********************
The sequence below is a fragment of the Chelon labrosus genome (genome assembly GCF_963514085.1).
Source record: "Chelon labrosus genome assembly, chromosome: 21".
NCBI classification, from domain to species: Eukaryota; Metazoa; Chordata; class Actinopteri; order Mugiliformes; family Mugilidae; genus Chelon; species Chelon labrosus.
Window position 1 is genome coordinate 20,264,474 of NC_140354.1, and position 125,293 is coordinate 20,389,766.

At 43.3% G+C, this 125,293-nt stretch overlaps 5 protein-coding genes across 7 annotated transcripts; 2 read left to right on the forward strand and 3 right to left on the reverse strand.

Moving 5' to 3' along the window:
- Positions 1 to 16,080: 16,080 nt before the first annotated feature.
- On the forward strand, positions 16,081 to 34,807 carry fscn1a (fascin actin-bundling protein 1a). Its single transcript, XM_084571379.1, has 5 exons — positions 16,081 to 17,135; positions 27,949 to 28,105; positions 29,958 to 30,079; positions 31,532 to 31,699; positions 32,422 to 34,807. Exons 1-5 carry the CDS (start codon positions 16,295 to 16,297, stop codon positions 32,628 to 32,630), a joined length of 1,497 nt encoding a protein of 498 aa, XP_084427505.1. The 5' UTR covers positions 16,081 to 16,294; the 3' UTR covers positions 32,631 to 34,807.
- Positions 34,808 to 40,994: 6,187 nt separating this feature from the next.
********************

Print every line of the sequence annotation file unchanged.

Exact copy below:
The sequence below is a fragment of the Chelon labrosus genome (genome assembly GCF_963514085.1).
Source record: "Chelon labrosus genome assembly, chromosome: 21".
NCBI classification, from domain to species: Eukaryota; Metazoa; Chordata; class Actinopteri; order Mugiliformes; family Mugilidae; genus Chelon; species Chelon labrosus.
Window position 1 is genome coordinate 20,264,474 of NC_140354.1, and position 125,293 is coordinate 20,389,766.

At 43.3% G+C, this 125,293-nt stretch overlaps 5 protein-coding genes across 7 annotated transcripts; 2 read left to right on the forward strand and 3 right to left on the reverse strand.

Moving 5' to 3' along the window:
- Positions 1 to 16,080: 16,080 nt before the first annotated feature.
- On the forward strand, positions 16,081 to 34,807 carry fscn1a (fascin actin-bundling protein 1a). Its single transcript, XM_084571379.1, has 5 exons — positions 16,081 to 17,135; positions 27,949 to 28,105; positions 29,958 to 30,079; positions 31,532 to 31,699; positions 32,422 to 34,807. Exons 1-5 carry the CDS (start codon positions 16,295 to 16,297, stop codon positions 32,628 to 32,630), a joined length of 1,497 nt encoding a protein of 498 aa, XP_084427505.1. The 5' UTR covers positions 16,081 to 16,294; the 3' UTR covers positions 32,631 to 34,807.
- Positions 34,808 to 40,994: 6,187 nt separating this feature from the next.